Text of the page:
- Omega-3 fatty acids contain eicosanoids EPA & DHA, which can reduce DOMS by regulating the inflammatory response to exercise.That is, they reduce production of pro-inflammatories including thromboxane, leukotriene, and prostaglandin; plus interleukin-6 (IL-6), and tumor necrosis factor-α. The definite dosage, how often and for how long omega 3 intake is required for benefit is not clear, but available studies (up to 2014) have shown 1.8-3g/day to be of benefit.
- Polyphenols– which are available in fruit and vegetables- have anti-oxidant and anti-inflammatory capacities. They might reduce DOMS- although results have varied according to the type of food product and the type of training used in experiments. These studies were also small in size and thus didn’t have much statistical power
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- Small studies have suggested ingestion of the amino acid taurine may reduce oxidative stress & DOMS
- There have been suggestions that other nutritional interventions may be beneficial, but evidence is mixed or weak. Eg: for allicin (from garlic), the non-essential amino acid glutamine (a non-essential amino acid), panax ginseng, lyprionol (an active ingredient from New Zealand green-lipped mussels which contains EPA & DHA). Further investigation is required.
Active Recovery and DOMS
Light exercise enhances blood circulation and the removal of waste products, which may reduce muscle damage and pain. The systematic review with meta-analysis from 2018 showed it was a somewhat effective strategy. You should aim to keep moving gently through as great a range of motion as is possible without excess pain.
A systematic review with meta-analysis from 2018 showed that active recovery, massage, compression garments, immersion, contrast water therapy, and cryotherapy induced a small to large decrease, whereas electromyostimulation, hyperbaric therapy and stretching alone did not have any effect on DOMS or fatigue, although some changes in inflammatory markers were seen
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- Compression garments. Perceived fatigue can be effectively managed using compression techniques, such as compression garments,
- Water immersion Reduced inflammation and fatigue has been observed with immersion in water <15°C.
- Similarly, Cryotherapy, and Contrast water therapy (where the body/parts thereof are alternately exposed to hot and cold water) also seem to improve DOMS.
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It seems the most effective way to manage a bad case of DOMS is to have a massage, and possibly stretch out those sore, tired muscles too. Other potentially useful strategies are light exercise for “active recovery”, use of compression garments, cryotherapy and cold or contrast water therapy, and enhancing the diet with omega-3 fatty acids, polyphenols from fruit and vegetables and foods containing the amino-acid taurine. These have the common effect of reducing the inflammation that is central to DOMS. Caffeine use may also help alleviate the central nervous system fatigue element of DOMS. Because the evidence is mixed, it might be worth experimenting yourself to see what works for you. After all, most of them can’t hurt you (with the exception of caffeine overdose and the possible unpleasantness of cold therapies)- and even in the worst case scenario where there’s no significant impact on DOMS, most will have other health benefits.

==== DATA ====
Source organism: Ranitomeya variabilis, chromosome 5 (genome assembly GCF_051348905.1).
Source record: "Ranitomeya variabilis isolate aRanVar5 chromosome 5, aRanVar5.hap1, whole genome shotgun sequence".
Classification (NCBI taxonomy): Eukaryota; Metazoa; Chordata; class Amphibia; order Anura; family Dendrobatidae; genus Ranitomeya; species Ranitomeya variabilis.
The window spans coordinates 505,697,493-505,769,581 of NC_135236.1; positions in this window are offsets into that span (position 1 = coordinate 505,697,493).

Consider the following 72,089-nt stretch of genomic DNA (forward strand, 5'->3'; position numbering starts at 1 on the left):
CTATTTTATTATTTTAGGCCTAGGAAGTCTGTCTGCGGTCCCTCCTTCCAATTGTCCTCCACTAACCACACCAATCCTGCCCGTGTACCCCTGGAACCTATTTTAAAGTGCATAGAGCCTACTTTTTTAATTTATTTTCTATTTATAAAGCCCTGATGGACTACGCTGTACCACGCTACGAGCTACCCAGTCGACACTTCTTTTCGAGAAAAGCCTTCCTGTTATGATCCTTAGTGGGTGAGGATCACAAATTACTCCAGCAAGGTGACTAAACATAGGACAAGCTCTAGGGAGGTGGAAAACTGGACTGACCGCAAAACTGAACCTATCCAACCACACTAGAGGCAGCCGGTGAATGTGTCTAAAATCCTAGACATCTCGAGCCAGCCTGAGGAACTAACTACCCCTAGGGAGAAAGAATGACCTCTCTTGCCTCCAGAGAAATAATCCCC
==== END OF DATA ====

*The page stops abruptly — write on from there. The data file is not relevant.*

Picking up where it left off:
What techniques have helped you recover from DOMS? Have you found anything that works other than what we’ve outlined?
Jianmin, G., Linjin, L., Yuxiang, G., Rong, Z., Jiake, X., Jun, Z., and Xi, C (2017). Massage Alleviates Delayed Onset Muscle Soreness after Strenuous Exercise: A Systematic Review and Meta-Analysis. Frontiers in Physiology, 8. DOI=10.3389/fphys.2017.00747
Kim, J., and Lee, J. (2014). A review of nutritional intervention on delayed onset muscle soreness. Part I Journal of Exercise Rehabilitation, 10(6): 349-356.
Olivier, D., Wafa, D., Dimitri, T., Laurent, B., and Benoit, D. (2018). An Evidence-Based Approach for Choosing Post-exercise Recovery Techniques to Reduce Markers of Muscle Damage, Soreness, Fatigue, and Inflammation: A Systematic Review With Meta-Analysis. Frontiers in Physiology, 9. DOI=10.3389/fphys.2018.00403
Murase, S., Terazawa, E., Queme, F. et al. (2010). Bradykinin and Nerve Growth Factor Play Pivotal Roles in Muscular Mechanical Hyperalgesia after Exercise (Delayed-Onset Muscle Soreness). Journal of Neuroscience. 30(10): 3752-3761. DOI:10.1523/JNEUROSCI.3803-09.2010.